Vernier Software & Technology Names the Winners of Its 40th Anniversary Educator Grants

BEAVERTON, Oregon, December 13, 2021 — Vernier Software & Technology has named the 40 recipients of its 40th anniversary educator grants. The grantees—who represent a range of grade levels and geographic regions—will each receive $1,000 in Vernier technology of their choosing, a one-year subscription to Vernier Graphical Analysis Pro, and three hours of virtual professional development to further support their teaching.

“With more than 800 total submissions, we were truly blown away by the response we received from educators,” said John Wheeler, CEO of Vernier Software & Technology. “For 40 years, Vernier Software & Technology has supported hands-on science exploration, and we are excited to now support these 40 educators—from five elementary schools, eight middle schools, 23 high schools, and four colleges—as they use data-collection technology with their students.”

All the grantees were chosen by a volunteer Grantee Selection Committee, which consisted of current science and STEM educators, consultants, and members of the Vernier tech support team who are former educators. The committee selected the grantees based on various factors, including plans for implementing the Vernier technology and current needs of their school.  …Read More

The 10 most popular learning channels for kids

Even before COVID-19 forced the closure of schools around the world, the internet had become a virtual classroom with a growing number of engaging learning channels for students.

More than a year into the pandemic, parents are still turning to online resources to find activities for their children–but social media can be a challenging place when it comes to choosing content.

A new resource from Connections Academy features some of the most popular learning channels online, analyzing the number of subscribers they have and how many people have watched their videos to reveal the top 40 best educational influencers parents can trust. …Read More

From classroom to boardroom: Building diverse workforce tech talent starts with STEM

Women make up 47 percent of all employed adults in the U.S., but as of 2015, they hold only 25 percent of computing roles, according to data from the National Center for Women & Information Technology (NCWIT). Of the 25 percent of women working in tech, Asian women make up just 5 percent of that number, while Black and Hispanic women accounted for 3 percent and 1 percent, respectively.

From childhood through education to careers and leadership, female representation often gets lost, with many women choosing not to pursue technology fields due to lack of support, access, and even cultural or regional norms. Culturally-prescribed notions of “male” and “female” careers subtly affect the way a teacher, mentor, or employer looks at women in technical fields. They can lead girls to second-guess their abilities or interest in technology.

Cultivating a diverse tech workforce starts with education. Companies, schools, and higher education institutions can work together to support the development of bright female minds. There are many ways to ensure that women have the support and opportunities to explore STEM fields in both their educations and careers.…Read More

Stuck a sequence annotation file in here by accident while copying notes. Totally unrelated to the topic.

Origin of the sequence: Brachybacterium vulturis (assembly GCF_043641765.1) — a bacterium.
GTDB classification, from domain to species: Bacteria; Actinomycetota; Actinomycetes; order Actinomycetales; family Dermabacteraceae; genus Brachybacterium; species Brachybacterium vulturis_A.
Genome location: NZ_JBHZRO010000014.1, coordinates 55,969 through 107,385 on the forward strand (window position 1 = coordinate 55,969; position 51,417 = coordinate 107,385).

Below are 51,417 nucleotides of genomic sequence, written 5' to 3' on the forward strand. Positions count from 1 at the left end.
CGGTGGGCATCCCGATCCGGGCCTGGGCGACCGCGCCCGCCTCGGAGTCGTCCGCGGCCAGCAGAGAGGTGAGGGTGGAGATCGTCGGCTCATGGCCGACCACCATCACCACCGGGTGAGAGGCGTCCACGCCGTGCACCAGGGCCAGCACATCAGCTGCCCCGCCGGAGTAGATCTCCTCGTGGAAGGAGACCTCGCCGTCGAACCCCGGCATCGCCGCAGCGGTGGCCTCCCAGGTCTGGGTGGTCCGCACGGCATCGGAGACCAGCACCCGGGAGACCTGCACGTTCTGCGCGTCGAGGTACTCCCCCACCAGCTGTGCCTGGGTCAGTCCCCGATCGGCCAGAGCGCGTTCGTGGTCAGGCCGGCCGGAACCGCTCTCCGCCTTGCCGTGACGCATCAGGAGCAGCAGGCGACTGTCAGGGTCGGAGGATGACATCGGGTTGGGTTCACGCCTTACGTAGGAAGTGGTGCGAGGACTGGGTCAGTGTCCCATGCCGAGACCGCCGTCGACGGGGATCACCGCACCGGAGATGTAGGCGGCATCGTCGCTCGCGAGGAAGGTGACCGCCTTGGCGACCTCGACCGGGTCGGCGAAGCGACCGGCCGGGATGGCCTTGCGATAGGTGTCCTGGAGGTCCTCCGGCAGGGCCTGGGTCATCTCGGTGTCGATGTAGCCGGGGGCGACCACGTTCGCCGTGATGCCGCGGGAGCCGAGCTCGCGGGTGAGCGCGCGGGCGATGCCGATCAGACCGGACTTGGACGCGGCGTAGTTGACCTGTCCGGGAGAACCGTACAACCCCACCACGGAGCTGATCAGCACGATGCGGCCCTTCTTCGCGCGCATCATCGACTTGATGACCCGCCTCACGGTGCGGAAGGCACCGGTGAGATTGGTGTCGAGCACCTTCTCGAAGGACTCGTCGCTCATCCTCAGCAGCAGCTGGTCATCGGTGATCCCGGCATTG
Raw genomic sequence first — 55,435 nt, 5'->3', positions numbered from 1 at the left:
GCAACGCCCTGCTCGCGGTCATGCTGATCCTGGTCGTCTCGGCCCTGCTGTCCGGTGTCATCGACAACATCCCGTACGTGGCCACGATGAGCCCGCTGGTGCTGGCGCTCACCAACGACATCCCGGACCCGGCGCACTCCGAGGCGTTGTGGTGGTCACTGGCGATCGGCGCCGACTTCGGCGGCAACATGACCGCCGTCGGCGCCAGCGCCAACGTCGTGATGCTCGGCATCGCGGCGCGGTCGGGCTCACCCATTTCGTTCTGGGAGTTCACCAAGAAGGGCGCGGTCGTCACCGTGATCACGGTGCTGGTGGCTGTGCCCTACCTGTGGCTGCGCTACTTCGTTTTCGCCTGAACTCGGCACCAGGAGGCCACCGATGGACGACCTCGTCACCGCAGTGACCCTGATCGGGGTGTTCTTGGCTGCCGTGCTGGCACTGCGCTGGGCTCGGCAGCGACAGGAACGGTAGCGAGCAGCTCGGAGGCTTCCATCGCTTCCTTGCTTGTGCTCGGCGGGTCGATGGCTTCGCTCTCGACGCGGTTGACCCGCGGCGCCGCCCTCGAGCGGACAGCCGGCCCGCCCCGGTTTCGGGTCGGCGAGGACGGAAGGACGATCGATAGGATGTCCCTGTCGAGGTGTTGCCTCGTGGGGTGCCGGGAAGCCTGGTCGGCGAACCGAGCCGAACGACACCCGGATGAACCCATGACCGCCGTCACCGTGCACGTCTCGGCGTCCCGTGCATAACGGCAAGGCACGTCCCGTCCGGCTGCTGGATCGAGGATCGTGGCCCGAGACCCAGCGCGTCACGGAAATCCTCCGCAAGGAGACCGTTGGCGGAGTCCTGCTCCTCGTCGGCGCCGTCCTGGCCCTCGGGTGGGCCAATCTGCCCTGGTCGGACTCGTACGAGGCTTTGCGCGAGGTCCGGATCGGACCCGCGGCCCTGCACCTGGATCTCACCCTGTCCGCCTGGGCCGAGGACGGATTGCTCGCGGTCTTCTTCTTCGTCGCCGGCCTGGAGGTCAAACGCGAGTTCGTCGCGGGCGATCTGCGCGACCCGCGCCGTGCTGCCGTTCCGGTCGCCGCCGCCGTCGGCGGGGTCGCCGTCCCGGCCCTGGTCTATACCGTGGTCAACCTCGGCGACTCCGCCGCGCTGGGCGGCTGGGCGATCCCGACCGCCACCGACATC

A guide to choosing the right edtech partner

Based on the sheer amount of marketing emails and sales calls received on a weekly–or even daily–basis, district leaders can surely attest to the seemingly countless number of technologies on the market today. But just how big is the edtech industry? To put it in perspective, there were nearly 1,400 edtech companies in the United States alone last year, according to a report from RS Components. That’s a lot.

With so many technologies and providers out there, how can district leaders choose the right edtech partner or partners? Below are four questions to consider during the procurement process.

Does the company understand my goals? It is important that any edtech partner or prospective partner understand what the district is trying to accomplish, as well as share the district’s vision in reaching those goals. This involves honest and straightforward conversations from the start about where the district is at, where it is looking to go, and how the edtech partner can help.…Read More

5 ways to nurture a cybersecurity interest in a healthy way

It’s something no teacher or administrator wants to think about, but what if one of your students is showing an interest in computer hacking? Teachers–sometimes more than parents–can tap into kids’ interests and skill sets. And with technology now a large part of how students are learning, it is just a matter of time until any educator runs into a student with an unexpected knowledge of how tech works or how to manipulate it.

How do you know if these students simply have a healthy curiosity or are interested in something darker? And how do you help an advanced student understand that they can use their skills for good by choosing a career as a cybersecurity professional rather than an underground hacker? Here’s how to handle such a nuanced situation.

1. Identify interest and skill…Read More

VHS Learning Partners with Schools in Massachusetts to Offer Online Courses

Three Massachusetts schools are the latest to join the hundreds of schools around the world in choosing VHS Learning as an online course provider for their students. Schools can easily increase their course offerings by giving students access to the VHS Learning catalog, which consists of more than 250 unique teacher-led online courses, including 24 AP® offerings, innovative STEM programs, and a wide variety of unique electives.